Ronél de Jager is an award-winning South African visual artist. Born in Johannesburg (1985), she has lived and worked in the city for much of her life. De Jager is a multidisciplinary artist, working in painting, video, sculpture and installation.
She deals with the concept of time, with environmental concerns and with personal narratives as microcosms of broader social issues.
Her entrée onto the professional contemporary art scene in South Africa was with 2014/2015’s ‘AM: After Midnight’, a trio of multimedia exhibitions. In 2017, she was awarded the KANNA Award for the best exhibition at that year’s KKNK Arts Festival. This was for her show ‘Broeigrond: Fertile Ground for Golden Regrets’. Additionally, she has participated in numerous curated group shows, in the important collaborative show ‘MYOPIA’ with Mandy Coppes-Martin, and in the critically acclaimed group show ‘Sacred & Profane’, both in 2017. She has been a regular finalist in National Art Competitions; ABSA L’Atelier (2008, 2013 and 2015), Sasol New Signatures (in 2008, 2010 and 2014) and the Thami Mnyele Fine Arts Awards (in 2011 to 2016).
De Jager is also a recipient of the MTN Foundation Award (2003). Her work has been presented at the at Cape Town Art Fair (2015) as well as the Turbine Art Fair (2013 – 2019). In January 2020, she concluded a four-month residency at Bag Factory Artist’s Studios in Newtown, Johannesburg.
Her works are included in a significant number of public and private collections, locally and abroad, including ABSA, First Rand Limited, Hollard SA & Australia, Rand Merchant Rank, Sasol, Telkom, Spier Arts Trust, Nando’s International and the permanent collection of the South African National Library.
Permanent installations of her ‘Citizen of Glass’ sculpture series have been commissioned by First Rand Limited, (housed at Merchant Place, Sandton) and Hollard (housed at The Pines, Parktown, Johannesburg). She has also completed recent public commissions for Nando’s UK and Edgars & VMLYR for their 2020 winter campaign.
De Jager’s work shifts between painting, sculpture and installation. She deals with concepts of time, environmental concerns and with personal narratives as microcosms of broader social issues. In De Jager’s oeuvre, transience is the constant, change the leitmotif, both conceptually and formally. Her works demonstrate the continuous transformation to which every form is subjected and reflect on the eternal processes of becoming and of passing away. In this, she resonates with philosopher and sociologist Georg Simmel: “By ‘nature’, we mean the endless connection of things, the uninterrupted production and negation of forms, the flowing unity of occurrence that is expressed in the continuity of temporal and spatial existence. Matter, every kind of material, is constantly in a process of transformation.”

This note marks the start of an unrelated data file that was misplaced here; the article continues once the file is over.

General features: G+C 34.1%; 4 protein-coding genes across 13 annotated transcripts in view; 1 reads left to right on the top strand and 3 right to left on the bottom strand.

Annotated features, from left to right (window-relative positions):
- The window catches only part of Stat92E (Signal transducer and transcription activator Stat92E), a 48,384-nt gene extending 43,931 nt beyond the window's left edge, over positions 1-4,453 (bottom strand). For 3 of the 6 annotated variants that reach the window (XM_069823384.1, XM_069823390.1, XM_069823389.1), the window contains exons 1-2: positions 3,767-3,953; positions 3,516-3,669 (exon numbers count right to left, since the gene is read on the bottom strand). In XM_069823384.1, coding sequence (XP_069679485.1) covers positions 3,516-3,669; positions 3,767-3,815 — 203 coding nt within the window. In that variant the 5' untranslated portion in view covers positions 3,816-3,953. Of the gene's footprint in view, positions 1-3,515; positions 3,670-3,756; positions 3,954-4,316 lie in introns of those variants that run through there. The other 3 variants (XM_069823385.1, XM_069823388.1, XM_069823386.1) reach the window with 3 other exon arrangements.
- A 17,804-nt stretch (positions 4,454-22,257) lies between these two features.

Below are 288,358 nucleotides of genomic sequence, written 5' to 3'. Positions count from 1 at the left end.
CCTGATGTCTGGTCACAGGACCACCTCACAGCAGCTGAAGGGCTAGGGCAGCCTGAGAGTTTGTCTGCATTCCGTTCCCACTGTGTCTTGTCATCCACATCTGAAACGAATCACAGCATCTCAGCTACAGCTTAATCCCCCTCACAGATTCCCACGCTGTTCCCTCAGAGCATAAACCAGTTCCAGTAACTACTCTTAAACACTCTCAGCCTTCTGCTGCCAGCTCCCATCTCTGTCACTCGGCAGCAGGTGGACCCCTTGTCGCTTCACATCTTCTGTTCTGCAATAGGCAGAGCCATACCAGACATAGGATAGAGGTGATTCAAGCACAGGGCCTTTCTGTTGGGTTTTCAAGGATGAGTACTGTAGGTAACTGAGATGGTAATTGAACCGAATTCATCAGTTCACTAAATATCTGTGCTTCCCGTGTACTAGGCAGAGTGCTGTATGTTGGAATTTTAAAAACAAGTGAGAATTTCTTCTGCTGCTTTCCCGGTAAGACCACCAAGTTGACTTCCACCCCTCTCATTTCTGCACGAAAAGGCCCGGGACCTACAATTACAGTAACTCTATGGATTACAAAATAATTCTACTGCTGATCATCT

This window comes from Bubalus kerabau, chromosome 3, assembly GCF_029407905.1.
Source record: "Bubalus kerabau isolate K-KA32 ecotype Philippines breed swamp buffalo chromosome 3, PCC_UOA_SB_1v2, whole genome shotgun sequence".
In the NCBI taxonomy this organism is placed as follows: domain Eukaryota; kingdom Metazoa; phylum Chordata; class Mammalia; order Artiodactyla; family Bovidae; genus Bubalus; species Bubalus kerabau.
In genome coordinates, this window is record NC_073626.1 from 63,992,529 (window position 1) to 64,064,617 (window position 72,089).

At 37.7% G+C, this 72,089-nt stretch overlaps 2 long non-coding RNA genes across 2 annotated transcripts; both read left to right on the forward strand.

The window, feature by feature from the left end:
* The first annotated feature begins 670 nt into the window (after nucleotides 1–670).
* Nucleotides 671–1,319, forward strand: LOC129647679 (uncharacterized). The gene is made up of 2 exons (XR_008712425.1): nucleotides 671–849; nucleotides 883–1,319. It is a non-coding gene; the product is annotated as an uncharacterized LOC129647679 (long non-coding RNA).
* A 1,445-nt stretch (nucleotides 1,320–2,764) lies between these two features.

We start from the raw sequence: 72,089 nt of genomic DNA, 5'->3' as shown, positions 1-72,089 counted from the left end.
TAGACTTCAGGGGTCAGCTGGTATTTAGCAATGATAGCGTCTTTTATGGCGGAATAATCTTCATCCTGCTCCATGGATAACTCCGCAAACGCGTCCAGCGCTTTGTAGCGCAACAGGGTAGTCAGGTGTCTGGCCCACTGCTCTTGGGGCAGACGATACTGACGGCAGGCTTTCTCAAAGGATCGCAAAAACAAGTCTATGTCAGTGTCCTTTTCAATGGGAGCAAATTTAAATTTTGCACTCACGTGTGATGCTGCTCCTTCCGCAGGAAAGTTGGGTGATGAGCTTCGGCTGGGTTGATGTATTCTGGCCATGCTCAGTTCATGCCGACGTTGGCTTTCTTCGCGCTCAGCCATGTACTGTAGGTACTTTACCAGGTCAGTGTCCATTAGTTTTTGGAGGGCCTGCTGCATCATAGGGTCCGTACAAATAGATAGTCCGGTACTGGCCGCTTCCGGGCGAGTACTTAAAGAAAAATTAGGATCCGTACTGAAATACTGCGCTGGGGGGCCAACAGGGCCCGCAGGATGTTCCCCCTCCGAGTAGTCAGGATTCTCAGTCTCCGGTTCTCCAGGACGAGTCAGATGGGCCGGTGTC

De Jager says, “I’m continuously fascinated with time on a grand scale, through ideas of evolution of the world around us, geological time and the antiquity of the earth. But I also want these histories to speak of a contemporary moment and show the response from the earth to our presence.” In her paintings, De Jager’s abiding interest in translating photographic and video imagery into ambiguous, suggestive paint marks enables her to explore liminal states. Blurry paintings imply movement, as if to explore a kind of spatial liminality: unclear landscapes suggest rapid movement. The disturbance created by this is unsettling, as the details of the landscape resist our grasp. In the place of a full understanding, the viewer is left with a mere sensation, an intense yet transient impression of the scenes De Jager explores.
A similar transience is to be detected in her working process: De Jager continually shifts her practice and evolves her interests. Her forays into the 3-dimensional have moved her practice into creating environments for her work, as seen in her 2017 exhibition ‘Broeigrond: Fertile Ground for Golden Regrets’. This installation, which secured her the KANNA Award for the best exhibition at the KKNK Arts Festival of that year, delved into concepts of existence, evolution and life’s fragility. Using electroplating to grow quasi-organic shapes onto Karoo flora, De Jager showed individual sculptures, as specimens, in handblown glass vessels. Their fragility heightened by their suspension in mid-air, the works spoke of ecological concerns; along with the overwhelmingly red paintings that accompanied them, the installation had a sense of urgency in speaking about our species’ impact on our environment.